The FBI’s Charm Offensive on Encryption

FBI Director James Comey

FBI Director James Comey Carolyn Kaster/AP

“The FBI is not an alien force imposed on the American people,” the agency’s director says, as feds clash with Silicon Valley over encryption standards.

Play­ing down a nar­rat­ive of an on­go­ing “crypto-war” between the gov­ern­ment and the private sec­tor, FBI Dir­ect­or James Comey said Thursday that shared se­cur­ity val­ues between the two groups mean they should be work­ing to­geth­er.

But Comey said the source of the ten­sion between tech com­pan­ies and fed­er­al law en­force­ment—the pro­lif­er­a­tion of strong en­cryp­tion stand­ards that make it dif­fi­cult or im­possible to read in­ter­cep­ted com­mu­nic­a­tions—could be ad­dressed if only the busi­ness com­munity made a real ef­fort to de­vel­op new en­cryp­tion tech­no­lo­gies.

“I’ve heard from a lot of folks that it’s too hard, and my re­ac­tion to that is: Really? Have we really tried? Have we really tried?” Comey said at an open meet­ing of the House Per­man­ent Se­lect Com­mit­tee on In­tel­li­gence.

Tech­no­logy and se­cur­ity ex­perts have said that build­ing in ac­cess to en­cryp­ted com­mu­nic­a­tions would in­vite in­truders. If a tech com­pany cre­ates a “back door” to al­low law en­force­ment to read de­cryp­ted data, ma­li­cious hack­ers will also be able to find and ex­ploit it, they say.

Com­mu­nic­a­tion ser­vices like Apple’s iMes­sage are en­cryp­ted end to end. That means the data sent across Apple’s serv­ers is scrambled—only the in­ten­ded re­cip­i­ent of a mes­sage is able to de­crypt it. Be­cause Apple does not keep its users’ en­cryp­ted mes­sages, the com­pany re­cently re­buffed a Justice De­part­ment re­quest to turn over the con­tents of an iMes­sage con­ver­sa­tion to law en­force­ment in real time.

At a time when many in gov­ern­ment and the private sec­tor are push­ing for bet­ter in­teg­ra­tion and cy­ber­se­cur­ity in­form­a­tion-shar­ing between the two worlds, the con­flict over en­cryp­tion can be coun­ter­pro­duct­ive to an at­mo­sphere of co­oper­a­tion, tech ad­voc­ates say.

So as Comey pushed the tech in­dustry Thursday to keep try­ing to come up with a solu­tion to en­cryp­tion that sim­ul­tan­eously up­holds pri­vacy and na­tion­al se­cur­ity, he had con­cili­at­ory words for Sil­ic­on Val­ley.

“From a gov­ern­ment side, our re­spons­ib­il­ity is to talk to folks and ex­plain to them: We’re not ma­ni­acs. The FBI is not an ali­en force im­posed on the Amer­ic­an people,” Comey said.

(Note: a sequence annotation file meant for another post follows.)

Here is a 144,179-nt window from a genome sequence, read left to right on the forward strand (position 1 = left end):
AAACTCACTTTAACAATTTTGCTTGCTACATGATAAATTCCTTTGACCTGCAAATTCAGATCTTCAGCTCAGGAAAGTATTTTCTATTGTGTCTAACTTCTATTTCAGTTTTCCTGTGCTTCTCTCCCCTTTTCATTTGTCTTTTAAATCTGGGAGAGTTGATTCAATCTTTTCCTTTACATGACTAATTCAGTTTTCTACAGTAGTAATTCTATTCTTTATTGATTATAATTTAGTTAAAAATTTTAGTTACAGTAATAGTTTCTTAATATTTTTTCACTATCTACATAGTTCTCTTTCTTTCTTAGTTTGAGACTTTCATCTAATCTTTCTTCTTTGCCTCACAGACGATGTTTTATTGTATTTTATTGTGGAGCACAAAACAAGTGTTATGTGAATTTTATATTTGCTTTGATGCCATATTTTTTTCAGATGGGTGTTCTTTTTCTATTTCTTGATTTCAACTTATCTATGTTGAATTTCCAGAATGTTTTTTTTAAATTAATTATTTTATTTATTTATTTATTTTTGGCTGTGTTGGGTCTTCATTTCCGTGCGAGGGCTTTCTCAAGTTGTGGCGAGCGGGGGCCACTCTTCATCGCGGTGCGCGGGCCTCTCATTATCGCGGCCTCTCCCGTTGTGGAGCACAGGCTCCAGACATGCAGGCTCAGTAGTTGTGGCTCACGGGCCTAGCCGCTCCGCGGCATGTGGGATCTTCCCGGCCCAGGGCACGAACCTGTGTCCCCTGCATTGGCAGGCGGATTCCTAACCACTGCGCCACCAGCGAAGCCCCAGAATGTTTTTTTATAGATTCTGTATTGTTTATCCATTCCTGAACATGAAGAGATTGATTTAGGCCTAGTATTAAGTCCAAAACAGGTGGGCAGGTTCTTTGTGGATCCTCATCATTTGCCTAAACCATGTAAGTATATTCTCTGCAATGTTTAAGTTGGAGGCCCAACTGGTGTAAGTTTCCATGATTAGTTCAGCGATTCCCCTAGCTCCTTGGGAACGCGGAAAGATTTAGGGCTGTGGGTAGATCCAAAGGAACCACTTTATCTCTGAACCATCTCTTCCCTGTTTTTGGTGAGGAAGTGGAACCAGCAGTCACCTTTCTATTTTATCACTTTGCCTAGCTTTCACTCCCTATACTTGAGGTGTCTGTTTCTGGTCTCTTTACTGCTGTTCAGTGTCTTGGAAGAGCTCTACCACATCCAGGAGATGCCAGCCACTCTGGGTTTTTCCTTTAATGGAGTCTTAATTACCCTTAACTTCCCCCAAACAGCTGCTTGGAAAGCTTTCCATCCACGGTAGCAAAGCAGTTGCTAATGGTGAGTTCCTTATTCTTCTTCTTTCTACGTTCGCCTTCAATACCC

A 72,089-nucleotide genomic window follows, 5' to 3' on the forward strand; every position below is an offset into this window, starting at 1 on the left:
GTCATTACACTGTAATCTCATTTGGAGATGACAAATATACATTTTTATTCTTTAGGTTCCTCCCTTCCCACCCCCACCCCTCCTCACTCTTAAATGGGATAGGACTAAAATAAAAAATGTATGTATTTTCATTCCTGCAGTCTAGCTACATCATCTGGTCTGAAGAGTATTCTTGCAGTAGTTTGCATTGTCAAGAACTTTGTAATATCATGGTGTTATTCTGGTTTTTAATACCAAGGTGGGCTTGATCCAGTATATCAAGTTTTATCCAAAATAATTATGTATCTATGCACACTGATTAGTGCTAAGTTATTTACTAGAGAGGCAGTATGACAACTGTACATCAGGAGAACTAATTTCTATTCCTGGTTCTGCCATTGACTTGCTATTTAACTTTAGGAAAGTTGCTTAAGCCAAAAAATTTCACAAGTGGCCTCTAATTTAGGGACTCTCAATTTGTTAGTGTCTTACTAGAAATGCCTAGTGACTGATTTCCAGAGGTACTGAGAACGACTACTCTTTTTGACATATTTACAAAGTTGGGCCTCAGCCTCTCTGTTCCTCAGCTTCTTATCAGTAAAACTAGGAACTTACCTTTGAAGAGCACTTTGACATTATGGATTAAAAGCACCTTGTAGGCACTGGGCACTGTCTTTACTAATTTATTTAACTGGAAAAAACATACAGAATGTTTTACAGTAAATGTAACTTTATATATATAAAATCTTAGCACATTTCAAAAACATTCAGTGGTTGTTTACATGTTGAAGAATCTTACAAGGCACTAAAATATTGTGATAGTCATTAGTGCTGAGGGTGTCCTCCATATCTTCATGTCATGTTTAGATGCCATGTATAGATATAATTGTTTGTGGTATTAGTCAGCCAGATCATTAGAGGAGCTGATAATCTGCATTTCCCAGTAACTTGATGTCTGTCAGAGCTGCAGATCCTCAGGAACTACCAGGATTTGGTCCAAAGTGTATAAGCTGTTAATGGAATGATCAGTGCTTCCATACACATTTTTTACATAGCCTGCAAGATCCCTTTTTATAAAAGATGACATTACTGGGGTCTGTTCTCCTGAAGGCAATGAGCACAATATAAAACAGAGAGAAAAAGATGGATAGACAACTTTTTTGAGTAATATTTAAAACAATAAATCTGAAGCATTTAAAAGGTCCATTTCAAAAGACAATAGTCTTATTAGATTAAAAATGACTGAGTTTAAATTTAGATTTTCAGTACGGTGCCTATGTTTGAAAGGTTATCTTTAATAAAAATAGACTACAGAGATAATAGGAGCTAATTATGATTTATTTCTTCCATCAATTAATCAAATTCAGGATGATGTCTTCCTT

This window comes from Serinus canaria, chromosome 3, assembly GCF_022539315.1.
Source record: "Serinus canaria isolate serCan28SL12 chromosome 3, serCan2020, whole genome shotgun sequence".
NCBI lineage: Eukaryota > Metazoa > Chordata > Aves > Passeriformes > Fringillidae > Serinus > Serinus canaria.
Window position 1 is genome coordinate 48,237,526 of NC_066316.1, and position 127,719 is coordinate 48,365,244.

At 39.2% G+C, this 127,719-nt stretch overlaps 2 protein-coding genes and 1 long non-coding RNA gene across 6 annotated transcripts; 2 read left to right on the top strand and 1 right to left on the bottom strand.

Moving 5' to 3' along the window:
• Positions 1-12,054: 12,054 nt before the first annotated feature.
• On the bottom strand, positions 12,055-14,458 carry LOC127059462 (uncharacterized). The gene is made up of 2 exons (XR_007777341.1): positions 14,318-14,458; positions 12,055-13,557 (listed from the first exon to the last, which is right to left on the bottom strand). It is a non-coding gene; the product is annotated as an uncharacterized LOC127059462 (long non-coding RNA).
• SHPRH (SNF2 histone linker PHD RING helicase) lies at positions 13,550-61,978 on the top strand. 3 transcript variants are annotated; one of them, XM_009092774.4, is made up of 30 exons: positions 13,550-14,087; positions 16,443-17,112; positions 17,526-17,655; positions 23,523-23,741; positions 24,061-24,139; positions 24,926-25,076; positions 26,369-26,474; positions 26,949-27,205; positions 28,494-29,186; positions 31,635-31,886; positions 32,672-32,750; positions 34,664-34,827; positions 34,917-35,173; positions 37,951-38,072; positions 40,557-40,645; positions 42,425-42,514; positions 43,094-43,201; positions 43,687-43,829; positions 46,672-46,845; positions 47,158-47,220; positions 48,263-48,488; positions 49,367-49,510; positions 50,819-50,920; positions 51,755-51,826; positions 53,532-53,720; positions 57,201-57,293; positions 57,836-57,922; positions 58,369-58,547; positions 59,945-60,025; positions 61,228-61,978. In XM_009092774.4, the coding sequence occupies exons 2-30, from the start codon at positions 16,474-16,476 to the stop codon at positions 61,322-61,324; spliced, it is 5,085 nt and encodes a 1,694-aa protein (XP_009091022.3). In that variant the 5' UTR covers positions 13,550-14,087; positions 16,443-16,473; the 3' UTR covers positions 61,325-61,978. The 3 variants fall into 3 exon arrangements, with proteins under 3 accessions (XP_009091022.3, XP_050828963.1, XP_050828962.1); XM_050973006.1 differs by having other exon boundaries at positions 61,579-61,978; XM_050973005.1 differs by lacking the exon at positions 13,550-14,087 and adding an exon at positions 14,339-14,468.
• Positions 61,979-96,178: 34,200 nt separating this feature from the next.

In ad­di­tion to call­ing for U.S. tech­no­logy com­pan­ies to ad­opt en­cryp­tion stand­ards that al­low law en­force­ment in, Comey said Amer­ica’s “in­ter­na­tion­al part­ners” should do the same, a lofty re­quest in a world where in­ter­na­tion­al cy­bernorms are dif­fi­cult to up­hold and where many gov­ern­ments use elec­tron­ic sur­veil­lance to spy on and per­se­cute their own cit­izens.

Comey test­i­fied along­side the dir­ect­ors of the CIA, the Na­tion­al Se­cur­ity Agency, the De­fense In­tel­li­gence Agency, an­d­Dir­ect­or of Na­tion­al In­tel­li­gence James Clap­per. The men dis­cussed how their agen­cies are deal­ing with cy­ber­threats and what those threats look like.

Clap­per said that des­pite fears of a single “cy­ber-armaged­don” event, the in­tel­li­gence com­munity pre­dicts a con­tinu­ation of “low- to mod­er­ate-level cy­ber­at­tacks” that will wear away at the private sec­tor and the gov­ern­ment.

He also said that the next gen­er­a­tion of in­tru­sions could be more harm­ful than the cur­rent pat­tern of cy­ber­thefts, be­cause they will do more than just steal data. In the fu­ture, hack­ers may go in­to data­bases to edit data rather than just steal or de­lete it. “De­cision-mak­ing by seni­or gov­ern­ment of­fi­cials (ci­vil­ian and mil­it­ary), cor­por­ate ex­ec­ut­ives, in­vestors, or oth­ers will be im­paired if they can­not trust the in­form­a­tion they are re­ceiv­ing,” Clap­per wrote in pre­pared testi­mony.